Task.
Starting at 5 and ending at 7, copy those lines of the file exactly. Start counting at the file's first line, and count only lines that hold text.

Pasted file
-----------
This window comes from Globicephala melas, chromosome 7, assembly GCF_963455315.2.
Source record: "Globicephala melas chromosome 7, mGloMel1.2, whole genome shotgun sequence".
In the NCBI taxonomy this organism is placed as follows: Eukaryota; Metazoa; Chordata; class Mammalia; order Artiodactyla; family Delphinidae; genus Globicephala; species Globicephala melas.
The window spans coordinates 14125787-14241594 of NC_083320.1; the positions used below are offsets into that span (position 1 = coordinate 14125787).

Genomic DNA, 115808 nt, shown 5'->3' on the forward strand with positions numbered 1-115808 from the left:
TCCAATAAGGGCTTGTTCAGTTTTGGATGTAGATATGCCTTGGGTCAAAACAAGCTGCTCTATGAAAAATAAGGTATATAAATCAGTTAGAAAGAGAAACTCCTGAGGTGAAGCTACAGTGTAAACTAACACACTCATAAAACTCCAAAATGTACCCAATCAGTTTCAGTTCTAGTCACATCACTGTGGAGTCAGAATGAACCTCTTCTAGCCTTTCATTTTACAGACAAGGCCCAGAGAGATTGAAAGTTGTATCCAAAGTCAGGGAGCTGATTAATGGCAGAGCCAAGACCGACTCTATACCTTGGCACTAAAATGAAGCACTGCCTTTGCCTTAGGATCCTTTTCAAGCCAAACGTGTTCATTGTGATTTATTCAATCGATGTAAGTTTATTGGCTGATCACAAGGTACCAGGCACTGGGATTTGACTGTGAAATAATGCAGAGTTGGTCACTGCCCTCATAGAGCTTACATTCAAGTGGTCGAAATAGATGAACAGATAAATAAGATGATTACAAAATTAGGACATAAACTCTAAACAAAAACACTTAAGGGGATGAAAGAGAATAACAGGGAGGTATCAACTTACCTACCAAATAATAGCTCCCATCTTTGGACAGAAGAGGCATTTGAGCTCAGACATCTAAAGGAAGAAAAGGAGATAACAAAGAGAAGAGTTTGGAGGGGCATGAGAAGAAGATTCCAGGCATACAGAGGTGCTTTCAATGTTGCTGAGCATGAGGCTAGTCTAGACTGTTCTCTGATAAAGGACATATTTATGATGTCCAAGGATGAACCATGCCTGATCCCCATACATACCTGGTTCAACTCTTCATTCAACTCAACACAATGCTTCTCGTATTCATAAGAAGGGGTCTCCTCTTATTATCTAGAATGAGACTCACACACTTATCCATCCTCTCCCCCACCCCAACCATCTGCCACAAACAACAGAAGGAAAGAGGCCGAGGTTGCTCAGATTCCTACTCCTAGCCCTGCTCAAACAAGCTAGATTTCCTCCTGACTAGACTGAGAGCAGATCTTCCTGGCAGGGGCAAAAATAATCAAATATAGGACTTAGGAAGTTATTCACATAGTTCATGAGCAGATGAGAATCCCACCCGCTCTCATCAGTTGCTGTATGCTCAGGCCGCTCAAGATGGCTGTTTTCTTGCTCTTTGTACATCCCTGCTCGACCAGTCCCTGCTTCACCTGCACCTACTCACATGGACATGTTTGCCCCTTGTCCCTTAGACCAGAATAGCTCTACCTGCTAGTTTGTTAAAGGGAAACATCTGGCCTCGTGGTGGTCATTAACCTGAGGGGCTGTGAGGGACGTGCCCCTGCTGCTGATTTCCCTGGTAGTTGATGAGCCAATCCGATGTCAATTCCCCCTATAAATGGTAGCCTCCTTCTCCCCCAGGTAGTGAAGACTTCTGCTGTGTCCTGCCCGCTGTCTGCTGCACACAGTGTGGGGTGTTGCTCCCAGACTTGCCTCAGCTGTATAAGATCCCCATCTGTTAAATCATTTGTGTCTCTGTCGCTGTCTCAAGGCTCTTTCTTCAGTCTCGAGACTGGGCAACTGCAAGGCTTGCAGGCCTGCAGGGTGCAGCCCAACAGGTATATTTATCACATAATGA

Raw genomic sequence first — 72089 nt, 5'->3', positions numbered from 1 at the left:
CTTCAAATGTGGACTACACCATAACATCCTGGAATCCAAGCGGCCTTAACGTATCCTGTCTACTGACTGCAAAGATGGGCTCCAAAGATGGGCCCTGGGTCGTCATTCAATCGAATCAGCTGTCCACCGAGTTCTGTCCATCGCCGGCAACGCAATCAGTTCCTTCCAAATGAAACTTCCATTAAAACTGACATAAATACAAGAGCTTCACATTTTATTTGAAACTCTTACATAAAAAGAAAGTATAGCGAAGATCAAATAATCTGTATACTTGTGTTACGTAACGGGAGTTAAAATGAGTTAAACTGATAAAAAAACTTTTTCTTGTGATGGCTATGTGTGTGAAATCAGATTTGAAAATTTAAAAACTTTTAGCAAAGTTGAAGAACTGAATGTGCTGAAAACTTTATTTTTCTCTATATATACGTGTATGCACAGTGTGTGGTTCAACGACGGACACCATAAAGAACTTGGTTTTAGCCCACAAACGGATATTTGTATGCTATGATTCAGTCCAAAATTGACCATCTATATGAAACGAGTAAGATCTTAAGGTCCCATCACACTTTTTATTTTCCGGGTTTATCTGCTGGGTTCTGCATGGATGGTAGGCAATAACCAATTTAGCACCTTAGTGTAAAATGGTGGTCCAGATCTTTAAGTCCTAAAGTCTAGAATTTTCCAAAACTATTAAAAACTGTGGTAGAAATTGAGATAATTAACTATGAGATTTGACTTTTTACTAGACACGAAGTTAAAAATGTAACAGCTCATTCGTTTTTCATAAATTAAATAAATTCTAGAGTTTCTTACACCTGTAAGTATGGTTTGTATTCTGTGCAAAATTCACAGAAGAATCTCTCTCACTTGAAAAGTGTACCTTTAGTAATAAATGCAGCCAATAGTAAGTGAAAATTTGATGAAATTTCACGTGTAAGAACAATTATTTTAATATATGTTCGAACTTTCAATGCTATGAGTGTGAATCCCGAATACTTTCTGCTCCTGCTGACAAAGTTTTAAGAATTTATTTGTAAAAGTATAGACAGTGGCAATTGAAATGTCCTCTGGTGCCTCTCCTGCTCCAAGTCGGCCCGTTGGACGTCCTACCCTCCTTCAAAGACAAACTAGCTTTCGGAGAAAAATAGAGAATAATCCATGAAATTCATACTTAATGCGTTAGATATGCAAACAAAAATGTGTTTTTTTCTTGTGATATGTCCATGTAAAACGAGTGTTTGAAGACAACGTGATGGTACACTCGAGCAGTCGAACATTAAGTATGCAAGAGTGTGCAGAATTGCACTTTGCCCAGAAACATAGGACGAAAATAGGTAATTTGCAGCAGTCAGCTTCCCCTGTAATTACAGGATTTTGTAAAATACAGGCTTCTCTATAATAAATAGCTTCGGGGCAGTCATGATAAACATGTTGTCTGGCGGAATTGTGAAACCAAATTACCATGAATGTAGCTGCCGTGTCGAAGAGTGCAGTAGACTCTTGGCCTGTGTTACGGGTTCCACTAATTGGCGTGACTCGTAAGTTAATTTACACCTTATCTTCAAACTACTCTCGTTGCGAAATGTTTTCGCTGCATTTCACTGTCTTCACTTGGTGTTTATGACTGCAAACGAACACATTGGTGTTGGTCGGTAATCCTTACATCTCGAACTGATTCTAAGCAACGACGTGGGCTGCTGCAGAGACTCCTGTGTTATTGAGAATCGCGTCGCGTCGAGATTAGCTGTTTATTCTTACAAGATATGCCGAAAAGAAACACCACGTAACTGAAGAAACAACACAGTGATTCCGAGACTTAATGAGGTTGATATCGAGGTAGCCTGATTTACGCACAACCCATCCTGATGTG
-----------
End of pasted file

Genomic DNA, 115808 nt, shown 5'->3' on the forward strand with positions numbered 1-115808 from the left:
TCCAATAAGGGCTTGTTCAGTTTTGGATGTAGATATGCCTTGGGTCAAAACAAGCTGCTCTATGAAAAATAAGGTATATAAATCAGTTAGAAAGAGAAACTCCTGAGGTGAAGCTACAGTGTAAACTAACACACTCATAAAACTCCAAAATGTACCCAATCAGTTTCAGTTCTAGTCACATCACTGTGGAGTCAGAATGAACCTCTTCTAGCCTTTCATTTTACAGACAAGGCCCAGAGAGATTGAAAGTTGTATCCAAAGTCAGGGAGCTGATTAATGGCAGAGCCAAGACCGACTCTATACCTTGGCACTAAAATGAAGCACTGCCTTTGCCTTAGGATCCTTTTCAAGCCAAACGTGTTCATTGTGATTTATTCAATCGATGTAAGTTTATTGGCTGATCACAAGGTACCAGGCACTGGGATTTGACTGTGAAATAATGCAGAGTTGGTCACTGCCCTCATAGAGCTTACATTCAAGTGGTCGAAATAGATGAACAGATAAATAAGATGATTACAAAATTAGGACATAAACTCTAAACAAAAACACTTAAGGGGATGAAAGAGAATAACAGGGAGGTATCAACTTACCTACCAAATAATAGCTCCCATCTTTGGACAGAAGAGGCATTTGAGCTCAGACATCTAAAGGAAGAAAAGGAGATAACAAAGAGAAGAGTTTGGAGGGGCATGAGAAGAAGATTCCAGGCATACAGAGGTGCTTTCAATGTTGCTGAGCATGAGGCTAGTCTAGACTGTTCTCTGATAAAGGACATATTTATGATGTCCAAGGATGAACCATGCCTGATCCCCATACATACCTGGTTCAACTCTTCATTCAACTCAACACAATGCTTCTCGTATTCATAAGAAGGGGTCTCCTCTTATTATCTAGAATGAGACTCACACACTTATCCATCCTCTCCCCCACCCCAACCATCTGCCACAAACAACAGAAGGAAAGAGGCCGAGGTTGCTCAGATTCCTACTCCTAGCCCTGCTCAAACAAGCTAGATTTCCTCCTGACTAGACTGAGAGCAGATCTTCCTGGCAGGGGCAAAAATAATCAAATATAGGACTTAGGAAGTTATTCACATAGTTCATGAGCAGATGAGAATCCCACCCGCTCTCATCAGTTGCTGTATGCTCAGGCCGCTCAAGATGGCTGTTTTCTTGCTCTTTGTACATCCCTGCTCGACCAGTCCCTGCTTCACCTGCACCTACTCACATGGACATGTTTGCCCCTTGTCCCTTAGACCAGAATAGCTCTACCTGCTAGTTTGTTAAAGGGAAACATCTGGCCTCGTGGTGGTCATTAACCTGAGGGGCTGTGAGGGACGTGCCCCTGCTGCTGATTTCCCTGGTAGTTGATGAGCCAATCCGATGTCAATTCCCCCTATAAATGGTAGCCTCCTTCTCCCCCAGGTAGTGAAGACTTCTGCTGTGTCCTGCCCGCTGTCTGCTGCACACAGTGTGGGGTGTTGCTCCCAGACTTGCCTCAGCTGTATAAGATCCCCATCTGTTAAATCATTTGTGTCTCTGTCGCTGTCTCAAGGCTCTTTCTTCAGTCTCGAGACTGGGCAACTGCAAGGCTTGCAGGCCTGCAGGGTGCAGCCCAACAGGTATATTTATCACATAATGA

Raw genomic sequence first — 72089 nt, 5'->3', positions numbered from 1 at the left: